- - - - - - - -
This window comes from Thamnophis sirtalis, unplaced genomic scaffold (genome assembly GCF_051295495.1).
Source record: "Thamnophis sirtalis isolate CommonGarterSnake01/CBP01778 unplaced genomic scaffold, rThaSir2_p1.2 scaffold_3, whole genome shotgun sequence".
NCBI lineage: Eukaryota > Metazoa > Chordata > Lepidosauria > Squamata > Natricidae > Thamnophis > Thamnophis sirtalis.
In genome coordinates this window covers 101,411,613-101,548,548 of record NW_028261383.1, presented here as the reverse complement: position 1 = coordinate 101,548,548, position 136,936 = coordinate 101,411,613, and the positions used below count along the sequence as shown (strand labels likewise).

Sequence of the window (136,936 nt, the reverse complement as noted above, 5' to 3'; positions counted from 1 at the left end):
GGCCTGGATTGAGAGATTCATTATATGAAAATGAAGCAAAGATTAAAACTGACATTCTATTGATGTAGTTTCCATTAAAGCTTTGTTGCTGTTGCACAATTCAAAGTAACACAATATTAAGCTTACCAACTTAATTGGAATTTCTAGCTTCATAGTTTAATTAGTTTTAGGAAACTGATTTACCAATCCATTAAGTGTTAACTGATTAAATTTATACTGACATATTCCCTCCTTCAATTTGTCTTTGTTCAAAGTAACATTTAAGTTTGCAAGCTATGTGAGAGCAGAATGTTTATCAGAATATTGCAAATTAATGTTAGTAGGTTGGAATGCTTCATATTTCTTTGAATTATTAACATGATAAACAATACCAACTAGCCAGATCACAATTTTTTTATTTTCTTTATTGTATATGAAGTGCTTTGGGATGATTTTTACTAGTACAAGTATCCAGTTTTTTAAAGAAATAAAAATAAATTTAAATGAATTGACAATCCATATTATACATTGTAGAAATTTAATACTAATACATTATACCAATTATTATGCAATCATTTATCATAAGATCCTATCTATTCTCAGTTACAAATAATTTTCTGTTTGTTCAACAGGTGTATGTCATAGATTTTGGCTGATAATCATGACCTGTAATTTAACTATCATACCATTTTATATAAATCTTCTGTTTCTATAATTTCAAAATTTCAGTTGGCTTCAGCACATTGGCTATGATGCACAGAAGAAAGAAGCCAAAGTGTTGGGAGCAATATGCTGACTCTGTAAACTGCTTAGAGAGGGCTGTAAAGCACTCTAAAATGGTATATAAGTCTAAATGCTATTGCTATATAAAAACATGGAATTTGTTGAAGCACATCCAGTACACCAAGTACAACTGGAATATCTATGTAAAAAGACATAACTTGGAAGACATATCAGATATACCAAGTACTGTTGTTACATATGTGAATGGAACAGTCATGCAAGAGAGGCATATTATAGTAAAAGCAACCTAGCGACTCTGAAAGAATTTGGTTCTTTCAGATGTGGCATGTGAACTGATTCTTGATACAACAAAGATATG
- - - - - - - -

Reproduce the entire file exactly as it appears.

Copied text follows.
This window comes from Thamnophis sirtalis, unplaced genomic scaffold (genome assembly GCF_051295495.1).
Source record: "Thamnophis sirtalis isolate CommonGarterSnake01/CBP01778 unplaced genomic scaffold, rThaSir2_p1.2 scaffold_3, whole genome shotgun sequence".
NCBI lineage: Eukaryota > Metazoa > Chordata > Lepidosauria > Squamata > Natricidae > Thamnophis > Thamnophis sirtalis.
In genome coordinates this window covers 101,411,613-101,548,548 of record NW_028261383.1, presented here as the reverse complement: position 1 = coordinate 101,548,548, position 136,936 = coordinate 101,411,613, and the positions used below count along the sequence as shown (strand labels likewise).

Sequence of the window (136,936 nt, the reverse complement as noted above, 5' to 3'; positions counted from 1 at the left end):
GGCCTGGATTGAGAGATTCATTATATGAAAATGAAGCAAAGATTAAAACTGACATTCTATTGATGTAGTTTCCATTAAAGCTTTGTTGCTGTTGCACAATTCAAAGTAACACAATATTAAGCTTACCAACTTAATTGGAATTTCTAGCTTCATAGTTTAATTAGTTTTAGGAAACTGATTTACCAATCCATTAAGTGTTAACTGATTAAATTTATACTGACATATTCCCTCCTTCAATTTGTCTTTGTTCAAAGTAACATTTAAGTTTGCAAGCTATGTGAGAGCAGAATGTTTATCAGAATATTGCAAATTAATGTTAGTAGGTTGGAATGCTTCATATTTCTTTGAATTATTAACATGATAAACAATACCAACTAGCCAGATCACAATTTTTTTATTTTCTTTATTGTATATGAAGTGCTTTGGGATGATTTTTACTAGTACAAGTATCCAGTTTTTTAAAGAAATAAAAATAAATTTAAATGAATTGACAATCCATATTATACATTGTAGAAATTTAATACTAATACATTATACCAATTATTATGCAATCATTTATCATAAGATCCTATCTATTCTCAGTTACAAATAATTTTCTGTTTGTTCAACAGGTGTATGTCATAGATTTTGGCTGATAATCATGACCTGTAATTTAACTATCATACCATTTTATATAAATCTTCTGTTTCTATAATTTCAAAATTTCAGTTGGCTTCAGCACATTGGCTATGATGCACAGAAGAAAGAAGCCAAAGTGTTGGGAGCAATATGCTGACTCTGTAAACTGCTTAGAGAGGGCTGTAAAGCACTCTAAAATGGTATATAAGTCTAAATGCTATTGCTATATAAAAACATGGAATTTGTTGAAGCACATCCAGTACACCAAGTACAACTGGAATATCTATGTAAAAAGACATAACTTGGAAGACATATCAGATATACCAAGTACTGTTGTTACATATGTGAATGGAACAGTCATGCAAGAGAGGCATATTATAGTAAAAGCAACCTAGCGACTCTGAAAGAATTTGGTTCTTTCAGATGTGGCATGTGAACTGATTCTTGATACAACAAAGATATG